Talking about the huge bowl-shaped depression or caldera on the island, she pointed out, ‘Caldera has forests and fields for farming. The climate is subtropics, and  humidity is  85% all around the year. Plants grow and flourish in the moist and warm weather. People grow here sweet potatoes and vegetables. Sweet potatoes are a famous product of Aogashima. They use sweet potatoes to make liquor. We call the liquor "Shochu". "Aogashima Shochu" is very famous for its good taste and rarity in the market. Originally, housewives made Shochu to entertain their husbands who worked very hard all their lives. Since the island is small and has limited resources, people used to be poor and had to make everything by themselves. Liquor makers are generally male in Japan, so Aogashima Shochu is unusual in that way’. She further said, ‘The center of the mysterious island is very hot because of geothermal activity. The village has geothermal ovens and natural sauna in the basin of the caldera’.

Our interviewee utilized the geothermal energy and prepared her lunch which contained  dried fish, eggs, potatoes, and rice balls.

In addition, she also came across plants burned by geothermal energy.

People in the island call geothermal energy "Hin gya". There is a salt factory which is run with geothermal energy.

She stopped to look at holy places of Shamanism.  The shrine of the killer still stands on the island.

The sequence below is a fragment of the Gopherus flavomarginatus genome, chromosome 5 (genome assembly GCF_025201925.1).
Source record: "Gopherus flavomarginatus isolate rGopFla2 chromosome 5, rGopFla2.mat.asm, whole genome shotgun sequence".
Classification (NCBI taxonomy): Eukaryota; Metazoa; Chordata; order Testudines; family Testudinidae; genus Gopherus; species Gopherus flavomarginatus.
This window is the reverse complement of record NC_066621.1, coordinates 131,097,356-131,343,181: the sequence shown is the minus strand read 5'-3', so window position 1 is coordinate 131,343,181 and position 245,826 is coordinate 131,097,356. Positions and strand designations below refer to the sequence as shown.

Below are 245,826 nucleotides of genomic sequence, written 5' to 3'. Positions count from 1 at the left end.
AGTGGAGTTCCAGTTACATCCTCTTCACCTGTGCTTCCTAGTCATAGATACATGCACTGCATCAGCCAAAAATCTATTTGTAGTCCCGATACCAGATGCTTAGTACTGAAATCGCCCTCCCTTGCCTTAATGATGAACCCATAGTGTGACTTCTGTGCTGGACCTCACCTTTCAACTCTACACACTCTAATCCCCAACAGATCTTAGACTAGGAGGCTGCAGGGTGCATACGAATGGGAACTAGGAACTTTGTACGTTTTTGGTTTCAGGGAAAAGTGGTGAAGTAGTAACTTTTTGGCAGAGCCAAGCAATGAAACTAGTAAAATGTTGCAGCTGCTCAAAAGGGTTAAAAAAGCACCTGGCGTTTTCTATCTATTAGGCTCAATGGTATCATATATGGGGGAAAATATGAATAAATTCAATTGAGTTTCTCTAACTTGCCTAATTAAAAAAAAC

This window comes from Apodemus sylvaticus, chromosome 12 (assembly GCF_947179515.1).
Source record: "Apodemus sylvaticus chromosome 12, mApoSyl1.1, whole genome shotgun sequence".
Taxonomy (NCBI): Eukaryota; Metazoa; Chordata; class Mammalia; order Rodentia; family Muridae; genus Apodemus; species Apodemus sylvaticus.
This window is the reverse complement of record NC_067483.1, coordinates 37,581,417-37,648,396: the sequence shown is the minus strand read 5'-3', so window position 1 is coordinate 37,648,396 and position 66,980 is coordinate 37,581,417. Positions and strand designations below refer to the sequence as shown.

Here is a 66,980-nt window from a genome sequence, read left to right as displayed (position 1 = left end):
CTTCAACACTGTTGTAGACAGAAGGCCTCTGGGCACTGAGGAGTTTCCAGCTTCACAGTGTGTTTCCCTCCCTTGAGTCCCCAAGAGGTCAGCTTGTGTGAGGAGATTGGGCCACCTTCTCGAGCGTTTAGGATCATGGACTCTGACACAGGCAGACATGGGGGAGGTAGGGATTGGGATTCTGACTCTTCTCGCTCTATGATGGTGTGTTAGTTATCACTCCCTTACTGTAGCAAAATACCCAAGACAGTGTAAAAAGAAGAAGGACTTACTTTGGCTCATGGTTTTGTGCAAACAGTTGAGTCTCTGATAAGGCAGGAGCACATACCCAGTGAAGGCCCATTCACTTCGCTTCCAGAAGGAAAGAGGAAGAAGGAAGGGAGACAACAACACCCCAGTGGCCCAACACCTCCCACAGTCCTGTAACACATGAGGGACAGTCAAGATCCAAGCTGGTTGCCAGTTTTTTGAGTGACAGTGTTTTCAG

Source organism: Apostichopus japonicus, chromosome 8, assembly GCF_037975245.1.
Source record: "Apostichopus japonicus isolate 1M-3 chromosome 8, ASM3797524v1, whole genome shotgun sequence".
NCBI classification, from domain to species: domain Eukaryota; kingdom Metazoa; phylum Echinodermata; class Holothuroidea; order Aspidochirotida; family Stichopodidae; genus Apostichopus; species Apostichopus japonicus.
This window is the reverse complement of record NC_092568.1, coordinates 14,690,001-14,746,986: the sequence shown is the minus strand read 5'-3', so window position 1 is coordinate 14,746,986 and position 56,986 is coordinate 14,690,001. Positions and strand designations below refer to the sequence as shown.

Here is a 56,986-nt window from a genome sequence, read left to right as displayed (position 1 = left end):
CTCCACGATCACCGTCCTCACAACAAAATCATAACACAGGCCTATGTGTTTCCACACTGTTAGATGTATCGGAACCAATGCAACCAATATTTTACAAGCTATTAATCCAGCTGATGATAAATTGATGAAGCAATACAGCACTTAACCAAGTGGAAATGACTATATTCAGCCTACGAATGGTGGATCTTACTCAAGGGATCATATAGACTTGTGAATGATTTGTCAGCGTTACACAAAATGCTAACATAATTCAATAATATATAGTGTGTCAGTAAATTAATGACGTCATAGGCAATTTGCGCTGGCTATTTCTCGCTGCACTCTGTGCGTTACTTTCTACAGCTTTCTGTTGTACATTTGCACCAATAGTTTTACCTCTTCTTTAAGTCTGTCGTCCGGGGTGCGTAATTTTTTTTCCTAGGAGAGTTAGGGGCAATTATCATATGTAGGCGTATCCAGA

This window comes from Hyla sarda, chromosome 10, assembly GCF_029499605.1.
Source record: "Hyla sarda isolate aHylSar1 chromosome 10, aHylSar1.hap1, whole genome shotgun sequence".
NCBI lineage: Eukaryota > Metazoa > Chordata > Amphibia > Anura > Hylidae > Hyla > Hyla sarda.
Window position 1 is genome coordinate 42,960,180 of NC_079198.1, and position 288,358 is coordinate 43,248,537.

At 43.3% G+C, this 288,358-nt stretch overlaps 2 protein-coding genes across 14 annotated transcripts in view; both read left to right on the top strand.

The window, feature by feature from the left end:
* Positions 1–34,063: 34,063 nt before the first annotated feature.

As she neared  the temple of the nefarious individual, she was unsettled by some uncanny feelings. She explained, ‘I did not know the story when I visited the shrine, but I felt something weird and scary from the entrance of the shrine. I did not go up to the shrine. I felt the same weirdness at the other shrines too’. Talking about the reason behind the presence of places of worship on the island, she said, ‘I think that the forces of nature on the island are so harsh that people had to worship nature. They tried to tame the nature through worship. Traditionally women in the island used to visit all the shrines with offerings to worship these gods. The worshiping visits would take a few days and during the visit, they did not go back home. Since the visit is a kind of religiously sacred activity, women who were having their menstrual period were not allowed to participate in it. Before the visit, older women always asked younger women if they were in the period or not. That was very annoying to younger women. The Ohsato shrine was yet another one. But she did not enter the sanctuary because there were some indescribable feelings which prevented her from visiting it.  

She again said, 'I felt something weird at this place, too. I felt that "something" appears when I get to the top of the hill'.

After spending thirty hours on the island,  she decided to leave the wild paradise. She spent her last moments at a high spot on the island. She stood there and tried to listen to the coastal winds.

The sounds of the aggressive winds touched the strings of her heart and she began to wonder about the unique beauty and attraction of harsh and untamed elements and objects that nature possesses.